How did a single genre of text have the power to standardise the English language across time and region, rival the Bible in notions of authority, and challenge our understanding of objectivity, prescription, and description? Since the first monolingual dictionary appeared in 1604, the genre has sparked evolution, innovation, devotion, plagiarism, and controversy. This comprehensive volume presents an overview of essential issues pertaining to dictionary style and content and a fresh narrative of the development of English dictionaries throughout the centuries. Essays on the regional and global nature of English lexicography (dictionary making) explore its power in standardising varieties of English and defining nations seeking independence from the British Empire: from Canada to the Caribbean. Leading scholars and lexicographers historically contextualise an array of dictionaries and pose urgent theoretical and methodological questions relating to their role as tools of standardisation, prestige, power, education, literacy, and national identity.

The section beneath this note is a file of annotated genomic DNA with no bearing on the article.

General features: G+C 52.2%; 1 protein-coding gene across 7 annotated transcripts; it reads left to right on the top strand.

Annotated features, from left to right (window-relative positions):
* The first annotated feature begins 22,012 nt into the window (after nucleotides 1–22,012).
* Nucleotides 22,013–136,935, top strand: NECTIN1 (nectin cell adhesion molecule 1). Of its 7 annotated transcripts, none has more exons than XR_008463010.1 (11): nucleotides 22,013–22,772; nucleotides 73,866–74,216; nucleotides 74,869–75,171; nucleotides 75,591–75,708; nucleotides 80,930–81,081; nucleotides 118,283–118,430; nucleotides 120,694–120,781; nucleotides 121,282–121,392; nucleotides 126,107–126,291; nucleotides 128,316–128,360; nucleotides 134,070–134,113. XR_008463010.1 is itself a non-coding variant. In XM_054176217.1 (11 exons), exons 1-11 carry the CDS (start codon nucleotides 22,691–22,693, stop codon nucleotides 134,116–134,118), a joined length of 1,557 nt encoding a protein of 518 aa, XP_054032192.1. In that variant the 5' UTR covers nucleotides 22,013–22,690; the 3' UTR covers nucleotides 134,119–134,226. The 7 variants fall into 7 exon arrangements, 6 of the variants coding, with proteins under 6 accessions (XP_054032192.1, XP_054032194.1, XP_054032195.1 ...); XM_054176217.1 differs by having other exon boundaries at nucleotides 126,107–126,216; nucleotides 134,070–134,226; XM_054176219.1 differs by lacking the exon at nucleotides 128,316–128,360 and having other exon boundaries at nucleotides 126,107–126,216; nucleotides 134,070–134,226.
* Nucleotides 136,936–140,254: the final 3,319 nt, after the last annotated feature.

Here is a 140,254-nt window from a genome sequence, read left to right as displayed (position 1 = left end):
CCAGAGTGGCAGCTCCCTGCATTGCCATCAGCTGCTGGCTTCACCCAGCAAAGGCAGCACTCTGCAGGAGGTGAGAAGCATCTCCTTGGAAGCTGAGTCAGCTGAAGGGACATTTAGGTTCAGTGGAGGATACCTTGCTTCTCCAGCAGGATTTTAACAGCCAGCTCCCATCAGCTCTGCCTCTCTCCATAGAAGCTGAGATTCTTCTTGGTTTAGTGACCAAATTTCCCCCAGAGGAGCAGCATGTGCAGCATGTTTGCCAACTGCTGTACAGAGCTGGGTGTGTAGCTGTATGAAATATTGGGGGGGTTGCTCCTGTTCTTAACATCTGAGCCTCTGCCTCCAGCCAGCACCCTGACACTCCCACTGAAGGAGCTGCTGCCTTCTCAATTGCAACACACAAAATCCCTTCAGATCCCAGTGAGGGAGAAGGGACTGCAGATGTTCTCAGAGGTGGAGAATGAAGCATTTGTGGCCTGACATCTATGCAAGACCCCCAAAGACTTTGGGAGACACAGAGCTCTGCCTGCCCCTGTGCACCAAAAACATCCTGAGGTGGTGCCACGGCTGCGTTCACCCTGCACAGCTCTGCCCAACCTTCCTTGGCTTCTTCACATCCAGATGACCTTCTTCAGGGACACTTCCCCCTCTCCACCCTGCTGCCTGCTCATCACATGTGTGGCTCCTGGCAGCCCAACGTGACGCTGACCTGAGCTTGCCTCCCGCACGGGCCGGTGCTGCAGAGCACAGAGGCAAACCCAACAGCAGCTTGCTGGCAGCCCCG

The Companion is an essential, interdisciplinary tool for those both familiar and unfamiliar with Wagner's Ring. It opens with a concise introduction to both the composer and the Ring, introducing Wagner as a cultural figure, and giving a comprehensive overview of the work. Subsequent chapters, written by leading Wagner experts, focus on musical topics such as 'leitmotif', and structure, and provide a comprehensive set of character portraits, including leading players like Wotan, Brünnhilde, and Siegfried. Further chapters look to the mythological background of the work and the idea of the Bayreuth Festival, as well as critical reception of the Ring, its relationship to Nazism, and its impact on literature and popular culture, in turn offering new approaches to interpretation including gender, race and environmentalism. The volume ends with a history of notable stage productions from the world premiere in 1876 to the most recent stagings in Bayreuth and elsewhere.